Citizens Fleeing Over Russia’s Mobilization Efforts, Conscripts Given Rusty Weapons

Photo Credit: Daro Sulakauri / Getty Images

With the Russo-Ukrainian War entering its seventh month, reports coming out of Russia have suggested the country’s Armed Forces are being equipped with rusty, secondhand weapons. As well, there are claims that those who have been conscripted into the military as part of Russia’s mobilization efforts are receiving as little as two weeks of training before being sent to Ukraine.

Group of women waving at a departing charter bus
Family members wave goodbye to loved ones who were drafted as part of Russia’s recent mobilization efforts, September 2022. Russian President Vladimir Putin has announced up to 300,000 reservists will be called up for duty to support the ongoing war in Ukraine. (Photo Credit: AFP / Getty Images)

Recently, President Vladimir Putin announced the partial mobilization up to 300,000 reservists to assist in Russia’s invasion of Ukraine, a move that’s sparked mass protests and an exodus of service-aged men looking to avoid being drafted. The newly-conscripted are reportedly only receiving two weeks of training before being sent to the frontline, despite the previous training period lasting six months.

Following Putin’s announcement, plane tickets to neigboring countries quickly sold out, with those unable to fly packing their cars and heading to the border, where they’ve reportedly been met with armored vehicles and personnel at mobile recruiting offices. According to Britain’s Ministry of Defence, the total number of Russians fleeing is more than initially stated, with estimates now putting the amount well over that of the total force that invaded Ukraine in February 2022.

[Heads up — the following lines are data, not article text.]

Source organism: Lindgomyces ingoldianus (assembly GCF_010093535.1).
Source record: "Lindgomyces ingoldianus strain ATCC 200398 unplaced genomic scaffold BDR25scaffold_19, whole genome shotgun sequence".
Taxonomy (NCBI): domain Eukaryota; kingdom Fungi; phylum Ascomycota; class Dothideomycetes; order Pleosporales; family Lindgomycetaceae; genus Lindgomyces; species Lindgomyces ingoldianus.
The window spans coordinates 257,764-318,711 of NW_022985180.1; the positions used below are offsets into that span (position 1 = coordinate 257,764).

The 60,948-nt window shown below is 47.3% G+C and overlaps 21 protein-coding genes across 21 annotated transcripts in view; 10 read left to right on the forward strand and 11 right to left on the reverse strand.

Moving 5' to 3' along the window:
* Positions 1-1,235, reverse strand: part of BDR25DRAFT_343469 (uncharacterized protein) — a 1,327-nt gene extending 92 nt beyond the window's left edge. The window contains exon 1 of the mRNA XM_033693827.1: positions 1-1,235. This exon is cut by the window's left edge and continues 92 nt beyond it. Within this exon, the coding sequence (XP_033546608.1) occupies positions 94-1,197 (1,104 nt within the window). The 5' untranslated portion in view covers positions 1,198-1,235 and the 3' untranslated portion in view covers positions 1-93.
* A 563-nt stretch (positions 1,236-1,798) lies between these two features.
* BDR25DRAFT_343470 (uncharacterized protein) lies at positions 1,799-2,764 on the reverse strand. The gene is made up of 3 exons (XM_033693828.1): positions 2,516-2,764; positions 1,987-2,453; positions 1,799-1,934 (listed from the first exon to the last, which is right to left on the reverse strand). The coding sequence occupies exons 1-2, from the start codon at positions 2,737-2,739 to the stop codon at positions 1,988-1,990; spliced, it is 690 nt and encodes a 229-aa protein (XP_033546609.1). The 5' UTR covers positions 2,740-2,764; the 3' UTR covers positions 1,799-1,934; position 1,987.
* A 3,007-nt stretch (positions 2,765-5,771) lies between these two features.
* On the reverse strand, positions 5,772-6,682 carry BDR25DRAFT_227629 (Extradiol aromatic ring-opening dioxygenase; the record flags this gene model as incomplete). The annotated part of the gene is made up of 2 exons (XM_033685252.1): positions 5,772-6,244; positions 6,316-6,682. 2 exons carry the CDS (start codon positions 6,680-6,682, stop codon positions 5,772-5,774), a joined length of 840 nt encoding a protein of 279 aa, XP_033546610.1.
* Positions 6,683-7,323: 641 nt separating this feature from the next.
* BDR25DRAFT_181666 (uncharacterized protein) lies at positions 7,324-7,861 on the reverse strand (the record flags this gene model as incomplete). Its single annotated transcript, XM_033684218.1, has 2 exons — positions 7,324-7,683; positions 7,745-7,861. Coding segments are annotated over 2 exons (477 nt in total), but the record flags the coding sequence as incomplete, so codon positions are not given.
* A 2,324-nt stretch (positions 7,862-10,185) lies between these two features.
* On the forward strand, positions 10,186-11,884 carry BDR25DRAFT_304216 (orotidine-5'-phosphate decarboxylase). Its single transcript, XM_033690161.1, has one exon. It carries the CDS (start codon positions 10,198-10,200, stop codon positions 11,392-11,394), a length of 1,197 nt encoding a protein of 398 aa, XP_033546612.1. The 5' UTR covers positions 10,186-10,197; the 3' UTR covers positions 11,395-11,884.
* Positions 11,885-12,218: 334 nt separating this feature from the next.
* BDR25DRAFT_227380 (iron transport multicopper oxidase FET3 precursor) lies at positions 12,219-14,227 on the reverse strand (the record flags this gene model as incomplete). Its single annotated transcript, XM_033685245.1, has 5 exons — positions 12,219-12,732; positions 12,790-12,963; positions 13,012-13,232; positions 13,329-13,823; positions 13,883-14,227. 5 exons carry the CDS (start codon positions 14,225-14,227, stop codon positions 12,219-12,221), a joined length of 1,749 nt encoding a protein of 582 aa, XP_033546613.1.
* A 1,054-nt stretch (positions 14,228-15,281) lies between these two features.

Lithuania, Poland, Finland, Latvia and Estonia have already said they won’t automatically give asylum to Russians escaping the draft, while Germany has shared it’s willing to considering letting them into the country.

The conscription crisis has also seen men arranging hasty marriages and registering themselves as caregivers for the elderly. There are also reports that online searches for the phrase “how to break your arm at home” have soared since Putin’s announcement.

Despite these issues, Kremlin officials have claimed the protests, which have seen a number of conscription offices fired bombed, are an anomaly and that the majority of men have willingly answered the call to serve their country.

Citizens fleeing Russia's mobilization efforts walking along a mountainside road
Russians who have crossed the Verkhni Lars customs checkpoint between Georgia and Russia walk along the road in Zemo Larsi, September 2022. A number of citizens have fled the country following the announced that up to 300,000 reservists would be mobilized to fight in Ukraine. (Photo Credit: Daro Sulakauri / Getty Images)

Upon completing their training, conscripts have been deployed to Ukraine with what many believe are secondhand weapons that hardly meet modern standards. Videos have emerged of soldiers complaining of their AK-47s being covered in rust or frequently jamming, with one shared by news channel Visegrad24 showing a conscript complaining, “What are the pistols we’re getting, f*****g hell! This is f****d! I’m in f*****g awe.”